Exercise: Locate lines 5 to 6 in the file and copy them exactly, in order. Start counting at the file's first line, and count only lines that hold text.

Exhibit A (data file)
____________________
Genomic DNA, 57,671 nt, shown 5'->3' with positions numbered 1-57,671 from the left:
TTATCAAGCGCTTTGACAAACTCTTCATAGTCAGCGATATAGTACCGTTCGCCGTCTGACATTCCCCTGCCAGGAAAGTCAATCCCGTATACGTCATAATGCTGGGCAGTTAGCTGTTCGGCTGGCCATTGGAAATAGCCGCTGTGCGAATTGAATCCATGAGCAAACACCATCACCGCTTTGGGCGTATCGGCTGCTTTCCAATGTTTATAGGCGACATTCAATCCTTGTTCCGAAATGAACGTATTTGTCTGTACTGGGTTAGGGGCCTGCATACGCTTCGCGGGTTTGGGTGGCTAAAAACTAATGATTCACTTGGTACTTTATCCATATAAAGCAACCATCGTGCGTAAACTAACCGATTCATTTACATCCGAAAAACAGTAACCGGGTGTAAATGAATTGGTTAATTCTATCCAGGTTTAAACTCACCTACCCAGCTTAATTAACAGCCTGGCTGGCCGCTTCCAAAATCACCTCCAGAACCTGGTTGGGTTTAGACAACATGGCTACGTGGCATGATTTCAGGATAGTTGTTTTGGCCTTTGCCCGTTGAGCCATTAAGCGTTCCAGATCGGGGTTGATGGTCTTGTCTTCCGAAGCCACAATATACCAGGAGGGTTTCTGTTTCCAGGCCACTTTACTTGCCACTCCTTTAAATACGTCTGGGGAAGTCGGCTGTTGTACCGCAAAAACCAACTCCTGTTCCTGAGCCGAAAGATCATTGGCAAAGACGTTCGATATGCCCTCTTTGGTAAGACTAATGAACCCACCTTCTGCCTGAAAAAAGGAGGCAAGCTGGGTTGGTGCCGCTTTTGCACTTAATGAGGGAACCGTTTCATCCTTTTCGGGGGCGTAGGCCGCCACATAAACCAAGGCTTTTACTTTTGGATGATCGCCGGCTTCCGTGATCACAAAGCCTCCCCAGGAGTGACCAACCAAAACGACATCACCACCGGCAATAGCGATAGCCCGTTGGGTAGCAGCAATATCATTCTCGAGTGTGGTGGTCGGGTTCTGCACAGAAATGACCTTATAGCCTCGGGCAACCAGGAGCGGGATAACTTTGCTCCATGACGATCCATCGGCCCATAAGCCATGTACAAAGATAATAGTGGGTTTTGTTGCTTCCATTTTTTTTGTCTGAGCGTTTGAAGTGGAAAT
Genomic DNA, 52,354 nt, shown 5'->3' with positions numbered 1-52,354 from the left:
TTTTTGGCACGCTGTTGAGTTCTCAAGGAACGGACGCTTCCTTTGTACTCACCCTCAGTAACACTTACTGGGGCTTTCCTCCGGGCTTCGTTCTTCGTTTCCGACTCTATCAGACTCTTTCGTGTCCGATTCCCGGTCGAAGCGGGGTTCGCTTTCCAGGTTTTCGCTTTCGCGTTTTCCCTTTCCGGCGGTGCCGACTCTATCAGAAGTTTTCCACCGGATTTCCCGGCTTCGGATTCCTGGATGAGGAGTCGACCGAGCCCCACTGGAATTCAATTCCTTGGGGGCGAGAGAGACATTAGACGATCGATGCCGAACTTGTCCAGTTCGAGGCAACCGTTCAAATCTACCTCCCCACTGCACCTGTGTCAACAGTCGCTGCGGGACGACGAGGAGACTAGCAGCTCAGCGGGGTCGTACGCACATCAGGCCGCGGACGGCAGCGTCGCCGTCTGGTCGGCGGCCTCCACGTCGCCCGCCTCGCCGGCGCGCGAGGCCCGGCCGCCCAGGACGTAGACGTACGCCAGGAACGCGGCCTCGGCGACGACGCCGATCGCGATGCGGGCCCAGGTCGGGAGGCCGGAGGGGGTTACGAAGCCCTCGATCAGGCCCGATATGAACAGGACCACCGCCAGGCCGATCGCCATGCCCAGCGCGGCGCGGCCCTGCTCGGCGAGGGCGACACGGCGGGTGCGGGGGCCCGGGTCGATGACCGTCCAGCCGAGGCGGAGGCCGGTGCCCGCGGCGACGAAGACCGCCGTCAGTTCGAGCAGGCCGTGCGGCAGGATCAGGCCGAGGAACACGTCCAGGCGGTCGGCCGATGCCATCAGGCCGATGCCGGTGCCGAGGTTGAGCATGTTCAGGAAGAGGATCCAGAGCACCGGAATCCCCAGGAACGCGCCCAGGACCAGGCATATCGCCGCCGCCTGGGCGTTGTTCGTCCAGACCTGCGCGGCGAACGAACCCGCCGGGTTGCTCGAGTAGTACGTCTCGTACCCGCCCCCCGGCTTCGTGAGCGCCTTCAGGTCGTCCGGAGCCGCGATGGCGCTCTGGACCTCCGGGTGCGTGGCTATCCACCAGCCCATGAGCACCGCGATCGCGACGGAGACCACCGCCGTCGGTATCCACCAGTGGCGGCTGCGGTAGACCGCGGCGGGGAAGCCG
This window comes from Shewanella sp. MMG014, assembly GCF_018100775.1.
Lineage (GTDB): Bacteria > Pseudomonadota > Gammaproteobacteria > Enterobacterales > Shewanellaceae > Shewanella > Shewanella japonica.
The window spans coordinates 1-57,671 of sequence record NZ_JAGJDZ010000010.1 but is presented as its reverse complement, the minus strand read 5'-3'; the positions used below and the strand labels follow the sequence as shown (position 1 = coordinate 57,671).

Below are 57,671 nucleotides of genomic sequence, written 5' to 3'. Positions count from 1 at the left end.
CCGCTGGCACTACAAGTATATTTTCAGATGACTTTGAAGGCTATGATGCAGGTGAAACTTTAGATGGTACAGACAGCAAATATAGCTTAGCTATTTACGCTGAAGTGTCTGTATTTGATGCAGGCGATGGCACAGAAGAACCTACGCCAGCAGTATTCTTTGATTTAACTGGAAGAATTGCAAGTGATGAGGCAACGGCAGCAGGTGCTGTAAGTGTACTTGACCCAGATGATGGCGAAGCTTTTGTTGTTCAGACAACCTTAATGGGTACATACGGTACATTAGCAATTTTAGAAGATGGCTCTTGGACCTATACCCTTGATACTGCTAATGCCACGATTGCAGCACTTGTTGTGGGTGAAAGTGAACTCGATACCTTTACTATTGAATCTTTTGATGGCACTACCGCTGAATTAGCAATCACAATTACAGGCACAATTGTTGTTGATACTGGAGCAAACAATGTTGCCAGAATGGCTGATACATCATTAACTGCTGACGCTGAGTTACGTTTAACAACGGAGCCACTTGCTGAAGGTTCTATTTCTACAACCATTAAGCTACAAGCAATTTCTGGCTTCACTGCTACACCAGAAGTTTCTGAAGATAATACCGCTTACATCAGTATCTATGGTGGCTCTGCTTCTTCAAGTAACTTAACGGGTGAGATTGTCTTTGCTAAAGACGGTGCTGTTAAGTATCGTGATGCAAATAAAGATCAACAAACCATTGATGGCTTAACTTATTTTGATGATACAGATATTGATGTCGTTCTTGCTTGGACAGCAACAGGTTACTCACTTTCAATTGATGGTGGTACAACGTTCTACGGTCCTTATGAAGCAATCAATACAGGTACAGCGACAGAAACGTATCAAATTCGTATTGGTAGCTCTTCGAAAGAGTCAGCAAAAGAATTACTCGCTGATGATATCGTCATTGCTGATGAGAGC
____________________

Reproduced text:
This window comes from Shewanella sp. MMG014, assembly GCF_018100775.1.
Lineage (GTDB): Bacteria > Pseudomonadota > Gammaproteobacteria > Enterobacterales > Shewanellaceae > Shewanella > Shewanella japonica.